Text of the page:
This blog is intended to go along with Population: An Introduction to Concepts and Issues, by John R. Weeks, published by Cengage Learning. The latest edition is the 13th (it will be out in January 2020), but this blog is meant to complement any edition of the book by showing the way in which demographic issues are regularly in the news.

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Wednesday, August 5, 2015

What is Education Good For?

As we approach the start of a new academic year, the value of education rises to the surface as a topic for discussion. Education is a key demographic characteristic, of course, and I can guarantee you that it is one of the more frequently mentioned items in this blog (click on "search" and see for yourself). Two stories today emphasized why that's true, and they both go well beyond the idea that education is just a commodity that you buy because it is useful to you. Rather, it is an investment in yourself and, ultimately, in your children as well. For the former, we have a piece in the Washington Post by a former professor and university president, focused on the value of a college education:
If we are going to treat college as a commodity, and an expensive one at that, we should at least grasp the essence of its economic nature. Unlike a car, college requires the “buyer” to do most of the work to obtain its value. The value of a degree depends more on the student’s input than on the college’s curriculum.

The ultimate value of college is the discovery that you can use your mind to make your own arguments and even your own contributions to knowledge, as do many students pursuing research in college. That too is a new sensation, and a very good one. Yes, it generally leads to higher career earnings. But it is the discovery itself that is life-changing.
Education is important because it allows us to see the world differently, to challenge existing assumptions, and to work to make the world a better place. That is scary for traditionalists, but it is precisely the recipe for bringing down the death rate, bringing down the birth rate, and having people migrate to places that can best use their skills and talents.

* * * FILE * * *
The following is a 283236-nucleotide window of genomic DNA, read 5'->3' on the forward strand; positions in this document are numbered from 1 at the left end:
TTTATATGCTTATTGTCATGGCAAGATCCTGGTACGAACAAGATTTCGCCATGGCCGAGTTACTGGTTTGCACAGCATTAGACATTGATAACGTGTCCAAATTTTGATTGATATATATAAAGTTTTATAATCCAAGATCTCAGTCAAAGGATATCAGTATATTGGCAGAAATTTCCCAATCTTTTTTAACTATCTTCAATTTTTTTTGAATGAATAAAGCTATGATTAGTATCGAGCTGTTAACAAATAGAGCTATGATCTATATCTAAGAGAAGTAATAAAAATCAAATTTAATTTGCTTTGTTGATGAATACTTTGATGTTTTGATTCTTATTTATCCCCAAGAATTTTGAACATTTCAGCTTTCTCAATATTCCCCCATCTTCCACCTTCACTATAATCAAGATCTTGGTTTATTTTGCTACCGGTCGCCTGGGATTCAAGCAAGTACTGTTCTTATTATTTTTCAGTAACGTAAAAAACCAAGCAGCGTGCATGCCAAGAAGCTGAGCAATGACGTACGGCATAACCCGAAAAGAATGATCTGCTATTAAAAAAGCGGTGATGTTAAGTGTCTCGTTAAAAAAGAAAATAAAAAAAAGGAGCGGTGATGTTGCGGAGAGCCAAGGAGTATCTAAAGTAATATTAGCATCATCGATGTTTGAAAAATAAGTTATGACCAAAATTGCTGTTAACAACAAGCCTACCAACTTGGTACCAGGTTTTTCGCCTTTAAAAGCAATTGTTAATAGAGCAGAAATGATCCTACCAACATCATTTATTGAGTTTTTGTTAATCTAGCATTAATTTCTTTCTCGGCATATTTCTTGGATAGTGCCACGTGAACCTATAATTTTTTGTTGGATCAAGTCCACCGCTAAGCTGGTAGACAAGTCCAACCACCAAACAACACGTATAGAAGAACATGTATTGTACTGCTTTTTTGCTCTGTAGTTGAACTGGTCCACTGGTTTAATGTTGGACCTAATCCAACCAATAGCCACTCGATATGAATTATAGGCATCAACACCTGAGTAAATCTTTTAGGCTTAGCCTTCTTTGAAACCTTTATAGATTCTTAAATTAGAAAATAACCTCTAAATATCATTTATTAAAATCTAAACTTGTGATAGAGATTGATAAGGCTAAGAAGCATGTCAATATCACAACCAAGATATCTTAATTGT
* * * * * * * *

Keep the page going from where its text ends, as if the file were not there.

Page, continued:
Now, as to your children, research just out in the journal Pediatrics demonstrates that parents who read to their children from the earliest days of the babies' lives can actually influence the brains of their children.
The researchers saw that, when the young children were being told a story, a number of regions in the left part of the brain became active. These are the areas involved in understanding the meaning of words and concepts and also in memory. These same brain regions have been found to be active when older children listen to stories or read.
Even more interesting, according to Horowitz-Kraus, is how the brain activity in this region was higher among the children whose parents reported creating a more literacy-friendly home. "The more you read to your child the more you help the neurons in this region to grow and connect in a way that will benefit the child in the future in reading," she said.
Obviously, a parent has to have some education in order to be able to read to their child, but that education can then be used, among other things, to stimulate their own children--a true upward spiral. 


  1. Prof Weeks - I AGREE wholeheartedly!!

    Two things have been noticeable to me during my travel in "third world" countries:

    1. The people without education had no chance to change their lives. And indeed the thinking style is usually "things have always been this way, things will always be this way".

    2. Many of the people who DID manage to get a college education were not able to use their skills, because the economic opportunities did not exist.

    Item #2 is frustrating, and is also affecting college grads inside the USA. The world needs both "education" and "real economic opportunity".

    The "ignorance gap" - if you can call it this - is a difficult problem to overcome. For example, I did a simple humanitarian project in Kenya where we identified families living in dire poverty (rural villages). The conditions were very bad. We decided that one way to help the kids was to buy them ONE good pair of shoes. This way their feet are not cut by the thorns in the wilderness, and they are protected from skin parasites. We bought the shoes (correct sizes) and gave them out. The kids were very excited! But I found out later than 80% of the parents sold the shoes for cash within a couple of weeks after they were distributed. They used the money to buy a few food items. So the kids were barefoot again. My impression is that these families were very poor, but they did have a few staple items. They could have kept the shoes on the kids feet if they decided to. It was just a decision based on short-term gain.

    I have seen the Third World do this countless times. GOOD MONEY thrown away and wasted, so people can get a short-term gain. I think this point reaches to the value of education - if people can think, then they can see a long-term payoff.

    Pete, Redondo Beach, CA

    1. This is a very important point. The structure of society has to change to accommodate population growth, but this isn't happening in many places, and so people continue to live in the short-term, not with long-term goals.